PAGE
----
Regardless of what happens with the 9th Circuit, there is now a split of opinion on the matter among the Federal circuit courts, making it highly likely that the matter will attract the attention of the Supreme Court (although the Court has been disinclined to accept Second Amendment-related cases the last couple of years).

Here’s the Peruta decision in its entirety.  I strongly encourage reading it, as it’s well written, despite the whiny tone of the dissent.

–-Andrew, @LawSelfDefense

Andrew F. Branca is an MA lawyer and the author of the seminal book “The Law of Self Defense, 2nd Edition,” available at the Law of Self Defense blog (autographed copies available) and (paperback and Kindle). He also holds Law of Self Defense Seminars around the country, and provides free online self-defense law video lectures at the Law of Self Defense Institute and podcasts through iTunes, Stitcher, and elsewhere.


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justadumbcitizen | November 13, 2014 at 3:58 pm

Can one just imagine the outrage from abortion-rights (sic) groups if the same level of proof were applied to a woman’s decision to have an abortion? HAHAHAHA

    …or to register to vote!

      I would be willing to propose that the requirement to concealed carry be changed to require *only* one of the following:
      A) A Concealed Carry license from any other state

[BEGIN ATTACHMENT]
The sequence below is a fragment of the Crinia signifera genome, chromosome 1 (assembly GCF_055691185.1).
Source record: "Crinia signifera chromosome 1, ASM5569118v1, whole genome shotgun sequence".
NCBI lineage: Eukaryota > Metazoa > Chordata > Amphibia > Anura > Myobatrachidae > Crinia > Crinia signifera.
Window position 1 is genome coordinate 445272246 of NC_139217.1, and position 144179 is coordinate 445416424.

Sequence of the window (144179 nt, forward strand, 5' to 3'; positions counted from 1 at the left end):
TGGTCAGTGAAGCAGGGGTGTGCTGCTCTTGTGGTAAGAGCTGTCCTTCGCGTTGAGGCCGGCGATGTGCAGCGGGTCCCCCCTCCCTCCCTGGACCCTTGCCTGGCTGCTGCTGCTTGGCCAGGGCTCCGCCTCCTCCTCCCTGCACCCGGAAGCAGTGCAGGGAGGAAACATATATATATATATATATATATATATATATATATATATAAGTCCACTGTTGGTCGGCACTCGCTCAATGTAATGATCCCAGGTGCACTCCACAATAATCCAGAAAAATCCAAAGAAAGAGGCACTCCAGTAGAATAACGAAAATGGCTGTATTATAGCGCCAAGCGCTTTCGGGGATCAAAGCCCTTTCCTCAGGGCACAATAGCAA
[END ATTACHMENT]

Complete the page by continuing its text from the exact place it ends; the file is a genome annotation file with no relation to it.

B) An up-to-date voter ID card from your current location

      I predict if my modest proposal is passed, the Left will suddenly find great interest in scrubbing voter databases of ineligible people and requiring photo-id, as well as a number of other less-desirable hoops to jump through on the voting path.

Very informative article Mr. Branca, thank you. What happens if an en banc hearing sides against Peruta? Does the en banc decision overrule the three judge panel? Or is there another process to decide the conflict?

    Milhouse in reply to ssgmarkcr. | November 14, 2014 at 12:22 am

    An en banc decision obviously overrides a panel decision.

      redc1c4 in reply to Milhouse. | November 14, 2014 at 2:43 am

      there will NOT be an en blanc review of this case, but what an en blanc review that reverses one of the other case does to this one is something that is beyond my ken, since IANAL.

      Mr. Branca, could you weigh in on the effect to this case if the en blanc review of the others overturns the original decision of either of those cases?

Mr. B has a unique talent for explaining the legal processes concisely in a way accessible to a layman’s level of understanding, and I am grateful for that.